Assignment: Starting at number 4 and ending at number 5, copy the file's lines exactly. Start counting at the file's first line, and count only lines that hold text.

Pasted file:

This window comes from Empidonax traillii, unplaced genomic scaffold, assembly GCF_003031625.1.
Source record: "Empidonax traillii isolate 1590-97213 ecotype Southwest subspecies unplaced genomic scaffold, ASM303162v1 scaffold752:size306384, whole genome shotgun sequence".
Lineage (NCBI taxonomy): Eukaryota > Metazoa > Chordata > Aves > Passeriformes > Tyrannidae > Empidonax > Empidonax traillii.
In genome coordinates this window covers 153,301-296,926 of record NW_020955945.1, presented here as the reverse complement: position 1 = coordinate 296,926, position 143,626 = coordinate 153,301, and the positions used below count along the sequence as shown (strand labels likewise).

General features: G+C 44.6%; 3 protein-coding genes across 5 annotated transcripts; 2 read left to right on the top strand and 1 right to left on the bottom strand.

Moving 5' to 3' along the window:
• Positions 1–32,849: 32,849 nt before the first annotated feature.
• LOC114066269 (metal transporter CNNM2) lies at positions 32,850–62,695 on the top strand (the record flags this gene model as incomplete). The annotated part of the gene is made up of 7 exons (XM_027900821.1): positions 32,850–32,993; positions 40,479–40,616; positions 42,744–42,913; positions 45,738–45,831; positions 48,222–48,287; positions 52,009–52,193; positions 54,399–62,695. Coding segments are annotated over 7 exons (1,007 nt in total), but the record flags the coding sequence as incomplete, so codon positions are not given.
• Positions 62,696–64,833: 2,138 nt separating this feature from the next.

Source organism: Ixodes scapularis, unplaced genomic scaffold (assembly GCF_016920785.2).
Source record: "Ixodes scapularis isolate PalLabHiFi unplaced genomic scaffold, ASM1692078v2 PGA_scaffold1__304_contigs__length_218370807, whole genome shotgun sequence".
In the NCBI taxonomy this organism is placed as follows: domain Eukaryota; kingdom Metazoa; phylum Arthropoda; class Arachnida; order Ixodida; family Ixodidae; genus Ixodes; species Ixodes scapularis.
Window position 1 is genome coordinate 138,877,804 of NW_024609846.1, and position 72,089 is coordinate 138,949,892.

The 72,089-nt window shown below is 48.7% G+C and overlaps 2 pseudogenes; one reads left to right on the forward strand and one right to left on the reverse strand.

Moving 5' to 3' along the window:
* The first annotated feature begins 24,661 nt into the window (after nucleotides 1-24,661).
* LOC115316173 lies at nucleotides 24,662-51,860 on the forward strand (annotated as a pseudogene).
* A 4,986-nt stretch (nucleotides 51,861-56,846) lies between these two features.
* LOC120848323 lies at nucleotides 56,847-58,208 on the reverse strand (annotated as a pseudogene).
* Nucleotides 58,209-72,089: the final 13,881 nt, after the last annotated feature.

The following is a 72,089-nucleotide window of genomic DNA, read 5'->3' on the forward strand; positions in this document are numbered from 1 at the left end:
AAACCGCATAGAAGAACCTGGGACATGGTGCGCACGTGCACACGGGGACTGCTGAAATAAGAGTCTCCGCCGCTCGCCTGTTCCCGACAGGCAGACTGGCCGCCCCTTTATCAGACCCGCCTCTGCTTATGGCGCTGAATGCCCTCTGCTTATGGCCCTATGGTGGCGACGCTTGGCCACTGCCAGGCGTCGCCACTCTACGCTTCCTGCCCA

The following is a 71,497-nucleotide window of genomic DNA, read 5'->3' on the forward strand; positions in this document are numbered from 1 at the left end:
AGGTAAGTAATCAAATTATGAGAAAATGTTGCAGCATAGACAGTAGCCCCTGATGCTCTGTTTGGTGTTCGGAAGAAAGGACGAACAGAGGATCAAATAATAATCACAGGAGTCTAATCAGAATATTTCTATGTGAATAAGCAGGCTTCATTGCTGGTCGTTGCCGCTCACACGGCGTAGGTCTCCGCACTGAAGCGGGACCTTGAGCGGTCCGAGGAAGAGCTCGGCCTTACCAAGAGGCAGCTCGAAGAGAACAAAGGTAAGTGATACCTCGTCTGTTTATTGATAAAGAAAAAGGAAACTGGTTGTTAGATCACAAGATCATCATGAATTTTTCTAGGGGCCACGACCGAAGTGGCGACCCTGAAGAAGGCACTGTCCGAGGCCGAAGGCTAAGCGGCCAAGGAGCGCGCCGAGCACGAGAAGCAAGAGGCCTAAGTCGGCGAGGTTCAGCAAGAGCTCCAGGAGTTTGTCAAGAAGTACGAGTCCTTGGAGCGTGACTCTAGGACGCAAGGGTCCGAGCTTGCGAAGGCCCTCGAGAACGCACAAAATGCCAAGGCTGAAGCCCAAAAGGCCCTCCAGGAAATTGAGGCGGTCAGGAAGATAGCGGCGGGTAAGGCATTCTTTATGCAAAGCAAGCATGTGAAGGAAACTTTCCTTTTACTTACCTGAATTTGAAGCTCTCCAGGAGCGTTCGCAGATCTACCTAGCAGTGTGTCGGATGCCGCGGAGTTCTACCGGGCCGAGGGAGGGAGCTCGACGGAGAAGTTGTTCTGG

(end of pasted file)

In genome coordinates this window covers 153,301-296,926 of record NW_020955945.1, presented here as the reverse complement: position 1 = coordinate 296,926, position 143,626 = coordinate 153,301, and the positions used below count along the sequence as shown (strand labels likewise).

General features: G+C 44.6%; 3 protein-coding genes across 5 annotated transcripts; 2 read left to right on the top strand and 1 right to left on the bottom strand.